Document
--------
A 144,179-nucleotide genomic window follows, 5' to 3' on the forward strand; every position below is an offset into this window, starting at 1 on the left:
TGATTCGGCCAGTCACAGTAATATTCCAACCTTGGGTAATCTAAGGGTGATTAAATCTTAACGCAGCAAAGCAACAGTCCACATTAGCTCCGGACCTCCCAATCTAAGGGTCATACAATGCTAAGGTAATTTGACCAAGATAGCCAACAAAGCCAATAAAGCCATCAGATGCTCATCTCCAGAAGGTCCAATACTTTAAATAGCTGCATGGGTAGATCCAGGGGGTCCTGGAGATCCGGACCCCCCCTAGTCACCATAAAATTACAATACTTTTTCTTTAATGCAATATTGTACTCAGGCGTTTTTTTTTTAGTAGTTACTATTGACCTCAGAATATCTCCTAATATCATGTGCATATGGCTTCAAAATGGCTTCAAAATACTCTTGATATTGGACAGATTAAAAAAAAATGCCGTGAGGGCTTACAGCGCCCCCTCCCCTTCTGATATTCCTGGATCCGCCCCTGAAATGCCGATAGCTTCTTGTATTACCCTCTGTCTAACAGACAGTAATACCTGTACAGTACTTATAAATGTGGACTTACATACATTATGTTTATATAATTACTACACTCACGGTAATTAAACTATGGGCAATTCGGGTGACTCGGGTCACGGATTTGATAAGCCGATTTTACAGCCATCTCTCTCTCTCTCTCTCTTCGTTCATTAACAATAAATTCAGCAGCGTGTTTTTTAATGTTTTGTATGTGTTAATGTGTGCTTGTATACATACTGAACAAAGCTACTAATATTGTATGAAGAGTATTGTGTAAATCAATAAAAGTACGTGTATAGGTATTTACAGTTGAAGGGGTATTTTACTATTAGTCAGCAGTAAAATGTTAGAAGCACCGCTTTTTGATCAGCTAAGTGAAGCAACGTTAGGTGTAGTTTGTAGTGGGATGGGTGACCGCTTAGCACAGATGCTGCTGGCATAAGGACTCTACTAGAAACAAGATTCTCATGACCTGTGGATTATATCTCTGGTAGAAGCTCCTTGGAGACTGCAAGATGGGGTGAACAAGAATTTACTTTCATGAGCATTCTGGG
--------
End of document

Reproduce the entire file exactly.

A 144,179-nucleotide genomic window follows, 5' to 3' on the forward strand; every position below is an offset into this window, starting at 1 on the left:
TGATTCGGCCAGTCACAGTAATATTCCAACCTTGGGTAATCTAAGGGTGATTAAATCTTAACGCAGCAAAGCAACAGTCCACATTAGCTCCGGACCTCCCAATCTAAGGGTCATACAATGCTAAGGTAATTTGACCAAGATAGCCAACAAAGCCAATAAAGCCATCAGATGCTCATCTCCAGAAGGTCCAATACTTTAAATAGCTGCATGGGTAGATCCAGGGGGTCCTGGAGATCCGGACCCCCCCTAGTCACCATAAAATTACAATACTTTTTCTTTAATGCAATATTGTACTCAGGCGTTTTTTTTTTAGTAGTTACTATTGACCTCAGAATATCTCCTAATATCATGTGCATATGGCTTCAAAATGGCTTCAAAATACTCTTGATATTGGACAGATTAAAAAAAAATGCCGTGAGGGCTTACAGCGCCCCCTCCCCTTCTGATATTCCTGGATCCGCCCCTGAAATGCCGATAGCTTCTTGTATTACCCTCTGTCTAACAGACAGTAATACCTGTACAGTACTTATAAATGTGGACTTACATACATTATGTTTATATAATTACTACACTCACGGTAATTAAACTATGGGCAATTCGGGTGACTCGGGTCACGGATTTGATAAGCCGATTTTACAGCCATCTCTCTCTCTCTCTCTCTTCGTTCATTAACAATAAATTCAGCAGCGTGTTTTTTAATGTTTTGTATGTGTTAATGTGTGCTTGTATACATACTGAACAAAGCTACTAATATTGTATGAAGAGTATTGTGTAAATCAATAAAAGTACGTGTATAGGTATTTACAGTTGAAGGGGTATTTTACTATTAGTCAGCAGTAAAATGTTAGAAGCACCGCTTTTTGATCAGCTAAGTGAAGCAACGTTAGGTGTAGTTTGTAGTGGGATGGGTGACCGCTTAGCACAGATGCTGCTGGCATAAGGACTCTACTAGAAACAAGATTCTCATGACCTGTGGATTATATCTCTGGTAGAAGCTCCTTGGAGACTGCAAGATGGGGTGAACAAGAATTTACTTTCATGAGCATTCTGGG